Jamaican Patois and the Power of Language in Reggae Music

Pages: 13 (4973 words) Published: March 9, 2014
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Jamaican Patois and the Power of
Language in Reggae Music
Stacey Herbold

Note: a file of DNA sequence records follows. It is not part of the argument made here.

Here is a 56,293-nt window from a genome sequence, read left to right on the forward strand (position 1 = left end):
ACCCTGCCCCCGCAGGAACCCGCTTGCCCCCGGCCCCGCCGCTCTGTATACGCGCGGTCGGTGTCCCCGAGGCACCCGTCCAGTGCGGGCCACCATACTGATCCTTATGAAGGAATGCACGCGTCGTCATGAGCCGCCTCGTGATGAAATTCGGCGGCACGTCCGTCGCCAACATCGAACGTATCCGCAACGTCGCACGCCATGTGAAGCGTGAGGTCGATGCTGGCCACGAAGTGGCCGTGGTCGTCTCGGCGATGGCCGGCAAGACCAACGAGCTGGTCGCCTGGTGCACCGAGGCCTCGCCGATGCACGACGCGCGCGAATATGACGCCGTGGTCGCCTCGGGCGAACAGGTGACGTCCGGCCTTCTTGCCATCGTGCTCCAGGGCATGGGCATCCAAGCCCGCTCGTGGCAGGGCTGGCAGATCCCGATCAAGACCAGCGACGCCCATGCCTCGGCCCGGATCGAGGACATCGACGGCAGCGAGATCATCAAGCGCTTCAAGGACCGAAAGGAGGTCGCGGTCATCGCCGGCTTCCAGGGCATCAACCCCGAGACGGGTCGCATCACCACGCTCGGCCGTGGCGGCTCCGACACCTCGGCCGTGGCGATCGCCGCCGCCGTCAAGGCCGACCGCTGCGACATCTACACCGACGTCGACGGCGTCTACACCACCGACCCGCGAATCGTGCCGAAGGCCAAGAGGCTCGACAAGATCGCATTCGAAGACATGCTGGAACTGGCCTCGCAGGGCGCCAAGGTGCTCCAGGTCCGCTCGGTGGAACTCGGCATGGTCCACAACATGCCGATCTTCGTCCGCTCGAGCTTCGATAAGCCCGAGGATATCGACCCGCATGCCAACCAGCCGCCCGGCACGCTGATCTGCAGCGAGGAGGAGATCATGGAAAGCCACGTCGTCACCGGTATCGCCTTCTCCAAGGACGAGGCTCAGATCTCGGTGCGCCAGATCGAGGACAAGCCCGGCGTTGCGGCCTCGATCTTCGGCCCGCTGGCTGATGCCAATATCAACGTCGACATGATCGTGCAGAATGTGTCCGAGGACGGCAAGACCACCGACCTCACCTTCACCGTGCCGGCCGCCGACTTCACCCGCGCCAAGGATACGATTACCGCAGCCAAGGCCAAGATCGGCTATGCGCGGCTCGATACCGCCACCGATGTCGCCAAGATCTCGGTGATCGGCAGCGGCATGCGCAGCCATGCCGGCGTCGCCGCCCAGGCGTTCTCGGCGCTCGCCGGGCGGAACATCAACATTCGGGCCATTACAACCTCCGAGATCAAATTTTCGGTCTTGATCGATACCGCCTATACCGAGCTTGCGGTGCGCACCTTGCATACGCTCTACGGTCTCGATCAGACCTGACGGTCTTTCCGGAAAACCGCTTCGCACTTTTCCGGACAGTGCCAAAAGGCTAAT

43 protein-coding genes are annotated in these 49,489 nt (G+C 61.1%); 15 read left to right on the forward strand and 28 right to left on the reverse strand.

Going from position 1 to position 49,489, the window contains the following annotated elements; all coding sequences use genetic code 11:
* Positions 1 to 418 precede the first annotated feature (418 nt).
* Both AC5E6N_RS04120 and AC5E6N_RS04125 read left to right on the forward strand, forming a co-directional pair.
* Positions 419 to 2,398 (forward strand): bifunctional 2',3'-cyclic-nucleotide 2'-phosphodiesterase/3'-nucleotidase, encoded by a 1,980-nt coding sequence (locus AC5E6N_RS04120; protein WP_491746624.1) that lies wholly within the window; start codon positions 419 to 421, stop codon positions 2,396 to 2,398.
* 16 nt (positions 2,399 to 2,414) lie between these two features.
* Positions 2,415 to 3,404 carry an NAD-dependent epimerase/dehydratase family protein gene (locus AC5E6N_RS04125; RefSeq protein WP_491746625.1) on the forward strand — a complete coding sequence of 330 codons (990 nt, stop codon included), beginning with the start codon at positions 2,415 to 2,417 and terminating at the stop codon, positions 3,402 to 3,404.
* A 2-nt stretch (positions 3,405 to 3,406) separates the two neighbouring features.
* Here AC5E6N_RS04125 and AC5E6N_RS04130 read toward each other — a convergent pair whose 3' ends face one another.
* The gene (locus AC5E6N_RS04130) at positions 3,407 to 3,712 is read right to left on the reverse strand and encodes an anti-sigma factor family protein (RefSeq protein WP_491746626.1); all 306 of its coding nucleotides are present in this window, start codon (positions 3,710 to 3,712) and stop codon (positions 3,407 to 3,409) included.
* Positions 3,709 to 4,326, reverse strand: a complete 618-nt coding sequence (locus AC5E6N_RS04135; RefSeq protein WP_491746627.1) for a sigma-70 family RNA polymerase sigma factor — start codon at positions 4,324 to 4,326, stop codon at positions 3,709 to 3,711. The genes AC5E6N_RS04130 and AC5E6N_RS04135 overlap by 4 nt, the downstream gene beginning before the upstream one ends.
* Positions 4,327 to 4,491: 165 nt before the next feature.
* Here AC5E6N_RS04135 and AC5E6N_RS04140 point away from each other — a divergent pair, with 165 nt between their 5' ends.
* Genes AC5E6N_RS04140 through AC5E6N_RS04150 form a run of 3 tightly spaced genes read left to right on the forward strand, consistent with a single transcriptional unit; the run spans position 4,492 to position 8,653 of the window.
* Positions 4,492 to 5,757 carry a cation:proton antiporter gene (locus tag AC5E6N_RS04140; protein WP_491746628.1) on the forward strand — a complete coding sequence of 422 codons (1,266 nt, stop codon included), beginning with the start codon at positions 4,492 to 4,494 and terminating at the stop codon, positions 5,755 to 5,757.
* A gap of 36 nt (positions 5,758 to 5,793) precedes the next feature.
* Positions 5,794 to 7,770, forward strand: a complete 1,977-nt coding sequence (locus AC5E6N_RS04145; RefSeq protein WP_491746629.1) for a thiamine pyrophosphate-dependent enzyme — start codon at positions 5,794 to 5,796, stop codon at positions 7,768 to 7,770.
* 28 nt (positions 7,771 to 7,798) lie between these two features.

Creole languages are found all over the world on every continent. When two or more languages come into contact to form a new language a Creole language is born. Some type of human "upheaval" that forces people to find a way to communicate, without using their own languages, stimulates the creation of a Creole language. In the case of Creole languages in the Caribbean, the "upheaval" is the past history of slavery. Most Creole languages are based on one language. In Jamaica the African slaves were thrown into a situation where the only common means of communication was English, or at least broken English, therefor Jamaican Creole has a majority of its roots in English (Sebba 1, 1996). Essential words which people could not find an English name for, such as people, things (like plants and animals) and activities (especially religious ones) were taken from a variety of West African languages. As a result of patois not being an official language, a name for the Jamaican dialect has not been settled to this day. Common names such as Jamaican, Jamaican Creole, Jamaican patwa or patois, Black English, broken English and even baby talk or slang are all used to describe Creole languages. In L. Emilie Adams’ book, Understanding Jamaican Patois, she states that none of these labels are appropriate for the Jamaican dialect. Creole refers to a mixed African/European language as well as Europeans born in the West Indies; therefore it is inappropriate to refer to the language of Africans in Jamaica as Creole. Patois is a term used widely in Jamaica, but patois can refer to any language considered broken or degraded in the world. Pryce (1997) prefers to use the term Jamaican "because it moves toward settling the issue of the status of the language as the legitimate expression of the ethos of the people." Throughout this paper the terms Jamaican Creole or patois, the most popular terms used by linguists and Jamaicans will be used to describe the Jamaican dialect. Language in Jamaica today reflects the history of the country’s interaction with a variety of cultures and languages from many ethnic, linguistic, and social backgrounds. Aside from the Arawaks, the original inhabitants of Jamaica, all people were exiles or children of exiles. Over 90% of the 2.5 million people living in Jamaica today are descendants of slaves brought from western Africa by the British. The local Jamaican language is a reflection of a history of contact with a variety of speakers, but the official language remains to be Standard English (Pryce, 1997). The most influential speakers were immigrants from Africa and Europe. Kwa, Manding, and Kru are amongst the variety of prominent African languages apparent in Jamaican history. Early Modern English was brought to the Caribbean by sailors, soldiers, indentured servants, convicts, and settlers (lower-class whites) in the form of regional and non-standard dialects. For the most part Early Modern English was highly conservative (Lalla and D’Costa, 1989). Today in Jamaica, Jamaican patois falls at one extreme of the linguistic spectrum while Standard English lies at the other end of the spectrum. The majority of the population falls in between the two (Adams, 1991). At one end there is the educated model spoken by the elite, which follows the "London Standard". At the other extreme is what linguists call "creolized" English, fragmented English speech and syntax developed during the days of slavery with African influences. This is the speech of the peasant or laborer with little education. In the middle of the language scale there is the inclusion of Jamaican rhythm and intonation of words, which evolved within the country (Cassidy, 1961 and Barrett, 1997). Cassidy (1961) calls this "Jamaicanism", which he classifies into five...

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